Monday, 9 November 2015

McTurbulator? Sunday 8 November.

The blog hasn’t been updated because I hadn’t seen much of interest other than competitions which are reported elsewhere. (Slopeglide was an eye-opener and showed how vital pumping is on East Lomond)

Saturday was a washout for me with rain all day and the forecast for Sunday was rain returning mid-morning. I didn’t fancy my chances of getting flying on any of our usual slopes in the predicted south-east wind and the two slopes I had in mind (Lundie Craigs or Dunnichen Hill) mean a bit of a drive and a walk which would have wasted time getting to the slope before the rain arrived.

I have flown from the beach at East Haven (15 min drive from my house) before and it was never great but I took my Weasel Evo out for an airing and flew it for a while in the 25 mph bumpy/patchy lift from the beach/dune edge not far from the car park. Like before it wasn’t too great but flyable. Despite the forecast the weather looked quite settled so I headed out along the coastal path to a section of the beach which the OS map suggested the edge was a bit higher. Only about a mile walk along the good path to the point where the main path carries on parallel to the railway and a roughish path splits away to the right to follow the dune edge and I got to a section which is about 20 feet above the sand.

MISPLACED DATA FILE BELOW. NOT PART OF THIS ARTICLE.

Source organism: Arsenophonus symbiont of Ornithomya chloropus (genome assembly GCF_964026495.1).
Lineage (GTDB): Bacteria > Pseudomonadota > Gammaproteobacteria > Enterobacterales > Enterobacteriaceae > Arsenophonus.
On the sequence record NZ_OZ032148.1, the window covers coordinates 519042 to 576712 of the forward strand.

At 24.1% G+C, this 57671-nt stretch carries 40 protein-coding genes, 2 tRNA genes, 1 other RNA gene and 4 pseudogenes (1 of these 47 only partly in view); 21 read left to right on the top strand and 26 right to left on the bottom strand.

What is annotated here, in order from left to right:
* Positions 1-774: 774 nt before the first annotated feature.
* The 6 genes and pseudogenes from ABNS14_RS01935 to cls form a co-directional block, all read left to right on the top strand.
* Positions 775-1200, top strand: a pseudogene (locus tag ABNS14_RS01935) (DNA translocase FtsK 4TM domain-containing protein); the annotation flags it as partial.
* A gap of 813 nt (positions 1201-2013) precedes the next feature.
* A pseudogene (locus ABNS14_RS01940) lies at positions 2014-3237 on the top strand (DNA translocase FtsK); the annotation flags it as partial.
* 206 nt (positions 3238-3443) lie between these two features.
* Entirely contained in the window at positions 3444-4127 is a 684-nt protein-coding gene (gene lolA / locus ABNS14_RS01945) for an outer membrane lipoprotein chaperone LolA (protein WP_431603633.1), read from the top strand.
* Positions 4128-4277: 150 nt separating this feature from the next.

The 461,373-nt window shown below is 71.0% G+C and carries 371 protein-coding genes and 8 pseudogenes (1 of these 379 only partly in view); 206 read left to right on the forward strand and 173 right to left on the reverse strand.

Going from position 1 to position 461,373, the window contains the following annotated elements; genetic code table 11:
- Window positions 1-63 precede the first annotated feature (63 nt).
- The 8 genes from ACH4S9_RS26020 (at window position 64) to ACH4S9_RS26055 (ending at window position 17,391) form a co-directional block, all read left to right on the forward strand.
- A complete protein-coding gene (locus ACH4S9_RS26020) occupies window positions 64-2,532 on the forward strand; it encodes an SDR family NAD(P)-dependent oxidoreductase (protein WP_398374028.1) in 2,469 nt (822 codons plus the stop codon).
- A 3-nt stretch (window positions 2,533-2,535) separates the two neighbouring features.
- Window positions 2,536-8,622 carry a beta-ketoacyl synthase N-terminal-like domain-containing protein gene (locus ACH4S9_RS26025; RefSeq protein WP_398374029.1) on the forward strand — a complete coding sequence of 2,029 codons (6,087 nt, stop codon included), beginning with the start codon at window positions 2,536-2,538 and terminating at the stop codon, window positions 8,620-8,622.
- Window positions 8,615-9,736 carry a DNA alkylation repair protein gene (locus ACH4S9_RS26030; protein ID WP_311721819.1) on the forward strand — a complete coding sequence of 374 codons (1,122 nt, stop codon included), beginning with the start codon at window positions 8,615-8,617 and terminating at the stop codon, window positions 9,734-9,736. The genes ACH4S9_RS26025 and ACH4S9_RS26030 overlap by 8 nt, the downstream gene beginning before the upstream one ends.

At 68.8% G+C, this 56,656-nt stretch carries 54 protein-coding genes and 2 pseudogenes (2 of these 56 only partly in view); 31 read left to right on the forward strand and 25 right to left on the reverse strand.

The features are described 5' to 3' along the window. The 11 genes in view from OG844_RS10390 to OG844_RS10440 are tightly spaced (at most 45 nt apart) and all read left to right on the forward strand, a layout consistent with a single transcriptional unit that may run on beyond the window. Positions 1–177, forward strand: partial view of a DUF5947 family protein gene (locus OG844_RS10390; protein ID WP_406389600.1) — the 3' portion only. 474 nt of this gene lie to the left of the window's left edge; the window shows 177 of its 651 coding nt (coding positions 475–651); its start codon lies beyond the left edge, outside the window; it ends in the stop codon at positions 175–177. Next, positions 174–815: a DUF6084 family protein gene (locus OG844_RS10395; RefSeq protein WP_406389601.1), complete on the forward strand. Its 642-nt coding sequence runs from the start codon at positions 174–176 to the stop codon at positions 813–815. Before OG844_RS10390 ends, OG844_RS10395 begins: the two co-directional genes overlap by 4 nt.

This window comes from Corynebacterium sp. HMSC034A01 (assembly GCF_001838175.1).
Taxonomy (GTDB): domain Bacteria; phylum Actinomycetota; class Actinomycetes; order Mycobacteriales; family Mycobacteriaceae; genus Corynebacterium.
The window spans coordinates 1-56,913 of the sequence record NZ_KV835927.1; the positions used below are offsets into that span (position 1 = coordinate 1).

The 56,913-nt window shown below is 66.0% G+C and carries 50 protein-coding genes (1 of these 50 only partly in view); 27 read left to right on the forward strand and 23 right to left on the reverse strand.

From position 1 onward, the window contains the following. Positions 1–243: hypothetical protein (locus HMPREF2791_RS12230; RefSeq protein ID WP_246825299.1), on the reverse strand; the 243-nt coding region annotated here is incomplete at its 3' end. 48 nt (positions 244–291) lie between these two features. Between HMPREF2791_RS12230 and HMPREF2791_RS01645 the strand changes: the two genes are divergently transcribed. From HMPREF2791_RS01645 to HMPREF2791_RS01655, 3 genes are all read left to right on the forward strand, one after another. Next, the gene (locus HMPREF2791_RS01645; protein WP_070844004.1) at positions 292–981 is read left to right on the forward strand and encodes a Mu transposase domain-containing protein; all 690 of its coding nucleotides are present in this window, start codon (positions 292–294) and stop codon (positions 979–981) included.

Weasel Evo over the beach
There was more lift there but my Evo was still finding the lift patchy and variable. I flew around for a while and had a couple of landings which were a bit hairy. Nasty rotor back from the edge. I had several flights and was thinking it was a bit disappointing so started messing around swooping and diving along the edge when I had a revelation. My Weasel Evo is too light to pump very well but something was going on. If I tried following the same kind of flight-path I have seen on some of the Rugen videos it all smoothed out. My conclusions are:-